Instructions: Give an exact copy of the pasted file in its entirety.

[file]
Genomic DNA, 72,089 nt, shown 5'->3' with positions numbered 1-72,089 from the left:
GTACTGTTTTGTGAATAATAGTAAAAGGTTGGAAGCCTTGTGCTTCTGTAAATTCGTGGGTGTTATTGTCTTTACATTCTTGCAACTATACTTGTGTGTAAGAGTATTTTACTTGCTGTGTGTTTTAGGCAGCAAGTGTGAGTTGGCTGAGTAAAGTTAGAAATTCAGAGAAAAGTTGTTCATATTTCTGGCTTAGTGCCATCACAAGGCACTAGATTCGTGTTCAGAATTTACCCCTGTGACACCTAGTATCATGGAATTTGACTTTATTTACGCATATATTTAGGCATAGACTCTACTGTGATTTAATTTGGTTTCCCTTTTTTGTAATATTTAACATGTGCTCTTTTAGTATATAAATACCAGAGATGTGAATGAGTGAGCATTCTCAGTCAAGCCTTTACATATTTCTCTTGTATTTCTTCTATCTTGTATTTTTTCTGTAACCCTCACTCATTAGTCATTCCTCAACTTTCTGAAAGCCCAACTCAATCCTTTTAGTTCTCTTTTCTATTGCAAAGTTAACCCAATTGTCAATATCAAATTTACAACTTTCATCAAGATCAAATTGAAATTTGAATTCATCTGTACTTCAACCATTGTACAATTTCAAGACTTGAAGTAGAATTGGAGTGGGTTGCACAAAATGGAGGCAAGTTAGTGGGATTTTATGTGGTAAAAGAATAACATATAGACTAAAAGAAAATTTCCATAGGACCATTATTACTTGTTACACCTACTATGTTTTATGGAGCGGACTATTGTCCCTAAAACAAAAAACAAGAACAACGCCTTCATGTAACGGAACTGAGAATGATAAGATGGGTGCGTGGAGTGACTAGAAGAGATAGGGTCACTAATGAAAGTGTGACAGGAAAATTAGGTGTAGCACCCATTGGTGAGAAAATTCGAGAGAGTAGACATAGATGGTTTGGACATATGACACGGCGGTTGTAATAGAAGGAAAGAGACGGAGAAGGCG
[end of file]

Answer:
Genomic DNA, 72,089 nt, shown 5'->3' with positions numbered 1-72,089 from the left:
GTACTGTTTTGTGAATAATAGTAAAAGGTTGGAAGCCTTGTGCTTCTGTAAATTCGTGGGTGTTATTGTCTTTACATTCTTGCAACTATACTTGTGTGTAAGAGTATTTTACTTGCTGTGTGTTTTAGGCAGCAAGTGTGAGTTGGCTGAGTAAAGTTAGAAATTCAGAGAAAAGTTGTTCATATTTCTGGCTTAGTGCCATCACAAGGCACTAGATTCGTGTTCAGAATTTACCCCTGTGACACCTAGTATCATGGAATTTGACTTTATTTACGCATATATTTAGGCATAGACTCTACTGTGATTTAATTTGGTTTCCCTTTTTTGTAATATTTAACATGTGCTCTTTTAGTATATAAATACCAGAGATGTGAATGAGTGAGCATTCTCAGTCAAGCCTTTACATATTTCTCTTGTATTTCTTCTATCTTGTATTTTTTCTGTAACCCTCACTCATTAGTCATTCCTCAACTTTCTGAAAGCCCAACTCAATCCTTTTAGTTCTCTTTTCTATTGCAAAGTTAACCCAATTGTCAATATCAAATTTACAACTTTCATCAAGATCAAATTGAAATTTGAATTCATCTGTACTTCAACCATTGTACAATTTCAAGACTTGAAGTAGAATTGGAGTGGGTTGCACAAAATGGAGGCAAGTTAGTGGGATTTTATGTGGTAAAAGAATAACATATAGACTAAAAGAAAATTTCCATAGGACCATTATTACTTGTTACACCTACTATGTTTTATGGAGCGGACTATTGTCCCTAAAACAAAAAACAAGAACAACGCCTTCATGTAACGGAACTGAGAATGATAAGATGGGTGCGTGGAGTGACTAGAAGAGATAGGGTCACTAATGAAAGTGTGACAGGAAAATTAGGTGTAGCACCCATTGGTGAGAAAATTCGAGAGAGTAGACATAGATGGTTTGGACATATGACACGGCGGTTGTAATAGAAGGAAAGAGACGGAGAAGGCG